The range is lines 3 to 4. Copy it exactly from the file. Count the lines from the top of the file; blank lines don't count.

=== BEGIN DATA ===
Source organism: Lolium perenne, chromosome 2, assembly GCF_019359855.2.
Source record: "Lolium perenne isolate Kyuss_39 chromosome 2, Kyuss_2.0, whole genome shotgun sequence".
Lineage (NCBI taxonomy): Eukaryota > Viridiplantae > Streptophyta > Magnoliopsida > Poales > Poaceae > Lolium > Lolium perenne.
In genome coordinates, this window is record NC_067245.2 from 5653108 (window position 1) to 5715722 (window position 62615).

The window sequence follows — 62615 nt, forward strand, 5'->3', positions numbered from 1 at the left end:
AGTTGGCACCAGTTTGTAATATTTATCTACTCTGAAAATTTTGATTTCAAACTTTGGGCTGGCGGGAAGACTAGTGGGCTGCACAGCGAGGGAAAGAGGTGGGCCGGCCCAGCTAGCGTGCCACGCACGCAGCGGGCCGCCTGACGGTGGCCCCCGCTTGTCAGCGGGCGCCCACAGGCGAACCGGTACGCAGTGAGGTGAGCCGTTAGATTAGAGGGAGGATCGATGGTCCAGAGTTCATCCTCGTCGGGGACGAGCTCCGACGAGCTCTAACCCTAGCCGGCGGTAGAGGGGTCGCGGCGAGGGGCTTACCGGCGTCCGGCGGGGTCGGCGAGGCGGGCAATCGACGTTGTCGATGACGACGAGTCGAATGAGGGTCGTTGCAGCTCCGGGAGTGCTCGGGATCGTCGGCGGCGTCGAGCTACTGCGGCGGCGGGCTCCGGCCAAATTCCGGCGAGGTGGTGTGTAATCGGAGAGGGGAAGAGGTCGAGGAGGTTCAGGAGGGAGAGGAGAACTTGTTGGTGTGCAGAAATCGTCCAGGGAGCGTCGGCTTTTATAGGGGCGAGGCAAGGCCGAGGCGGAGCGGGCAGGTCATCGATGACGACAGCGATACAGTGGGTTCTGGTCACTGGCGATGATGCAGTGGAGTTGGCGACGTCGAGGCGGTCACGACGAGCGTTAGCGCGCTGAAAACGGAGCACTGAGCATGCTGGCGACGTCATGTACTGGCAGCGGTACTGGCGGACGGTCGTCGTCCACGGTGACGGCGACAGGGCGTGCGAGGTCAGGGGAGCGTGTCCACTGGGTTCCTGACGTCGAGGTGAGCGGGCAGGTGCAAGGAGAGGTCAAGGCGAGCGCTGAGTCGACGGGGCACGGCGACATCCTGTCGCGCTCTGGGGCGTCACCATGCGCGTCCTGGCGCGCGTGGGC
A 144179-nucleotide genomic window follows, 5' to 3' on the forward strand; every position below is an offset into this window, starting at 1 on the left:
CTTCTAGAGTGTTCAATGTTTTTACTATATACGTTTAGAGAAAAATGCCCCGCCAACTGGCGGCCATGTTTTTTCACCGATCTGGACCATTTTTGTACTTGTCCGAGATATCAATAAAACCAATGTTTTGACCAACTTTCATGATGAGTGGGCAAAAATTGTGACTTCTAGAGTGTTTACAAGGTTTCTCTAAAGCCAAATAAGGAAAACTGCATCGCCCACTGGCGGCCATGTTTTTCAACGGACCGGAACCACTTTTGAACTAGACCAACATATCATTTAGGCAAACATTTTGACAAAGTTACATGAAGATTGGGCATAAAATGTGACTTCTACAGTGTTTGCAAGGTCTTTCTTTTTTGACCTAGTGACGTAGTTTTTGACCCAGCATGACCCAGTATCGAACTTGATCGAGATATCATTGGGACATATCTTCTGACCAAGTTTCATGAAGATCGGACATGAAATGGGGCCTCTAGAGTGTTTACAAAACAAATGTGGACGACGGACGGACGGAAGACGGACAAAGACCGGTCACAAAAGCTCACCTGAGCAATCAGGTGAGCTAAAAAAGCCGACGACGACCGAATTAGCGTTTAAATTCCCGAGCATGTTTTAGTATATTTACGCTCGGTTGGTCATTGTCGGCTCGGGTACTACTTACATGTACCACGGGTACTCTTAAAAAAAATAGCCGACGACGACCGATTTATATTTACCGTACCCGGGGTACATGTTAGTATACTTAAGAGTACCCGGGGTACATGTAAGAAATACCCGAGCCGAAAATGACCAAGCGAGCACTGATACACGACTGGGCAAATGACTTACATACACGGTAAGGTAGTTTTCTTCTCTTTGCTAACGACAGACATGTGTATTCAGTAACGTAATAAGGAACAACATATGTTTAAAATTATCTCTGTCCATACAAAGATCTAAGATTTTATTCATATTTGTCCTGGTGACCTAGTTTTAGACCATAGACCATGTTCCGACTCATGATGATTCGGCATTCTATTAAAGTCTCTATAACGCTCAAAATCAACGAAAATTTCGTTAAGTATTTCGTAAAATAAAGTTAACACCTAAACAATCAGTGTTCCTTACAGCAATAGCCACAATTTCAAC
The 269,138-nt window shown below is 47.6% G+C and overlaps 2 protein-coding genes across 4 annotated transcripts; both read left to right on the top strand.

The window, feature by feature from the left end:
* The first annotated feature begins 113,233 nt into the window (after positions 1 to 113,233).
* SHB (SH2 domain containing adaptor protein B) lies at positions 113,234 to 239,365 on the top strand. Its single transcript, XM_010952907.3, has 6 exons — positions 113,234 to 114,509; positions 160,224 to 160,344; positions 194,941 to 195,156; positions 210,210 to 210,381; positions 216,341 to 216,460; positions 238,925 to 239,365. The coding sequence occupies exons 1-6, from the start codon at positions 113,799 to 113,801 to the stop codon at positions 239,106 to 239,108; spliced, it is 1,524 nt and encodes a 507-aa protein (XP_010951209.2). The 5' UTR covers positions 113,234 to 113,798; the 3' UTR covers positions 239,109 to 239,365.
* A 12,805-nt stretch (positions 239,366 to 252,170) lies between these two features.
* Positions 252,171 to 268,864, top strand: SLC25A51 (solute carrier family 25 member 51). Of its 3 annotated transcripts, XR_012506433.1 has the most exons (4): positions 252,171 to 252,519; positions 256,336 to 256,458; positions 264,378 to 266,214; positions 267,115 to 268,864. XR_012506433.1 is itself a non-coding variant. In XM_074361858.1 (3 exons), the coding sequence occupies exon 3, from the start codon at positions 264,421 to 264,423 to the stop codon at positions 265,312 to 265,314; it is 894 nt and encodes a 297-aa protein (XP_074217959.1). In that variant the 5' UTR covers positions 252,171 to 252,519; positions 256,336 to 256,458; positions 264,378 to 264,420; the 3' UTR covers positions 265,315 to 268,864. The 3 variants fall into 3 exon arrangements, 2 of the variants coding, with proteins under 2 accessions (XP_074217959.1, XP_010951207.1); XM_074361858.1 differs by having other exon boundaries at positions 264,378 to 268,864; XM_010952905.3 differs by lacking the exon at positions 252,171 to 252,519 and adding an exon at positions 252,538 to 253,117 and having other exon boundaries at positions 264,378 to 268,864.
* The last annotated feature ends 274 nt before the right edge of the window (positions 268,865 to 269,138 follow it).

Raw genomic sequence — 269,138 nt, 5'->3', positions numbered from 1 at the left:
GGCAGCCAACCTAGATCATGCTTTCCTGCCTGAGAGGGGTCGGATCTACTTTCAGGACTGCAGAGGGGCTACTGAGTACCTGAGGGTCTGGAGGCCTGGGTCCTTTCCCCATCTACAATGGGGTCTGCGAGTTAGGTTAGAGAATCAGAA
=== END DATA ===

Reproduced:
Lineage (NCBI taxonomy): Eukaryota > Viridiplantae > Streptophyta > Magnoliopsida > Poales > Poaceae > Lolium > Lolium perenne.
In genome coordinates, this window is record NC_067245.2 from 5653108 (window position 1) to 5715722 (window position 62615).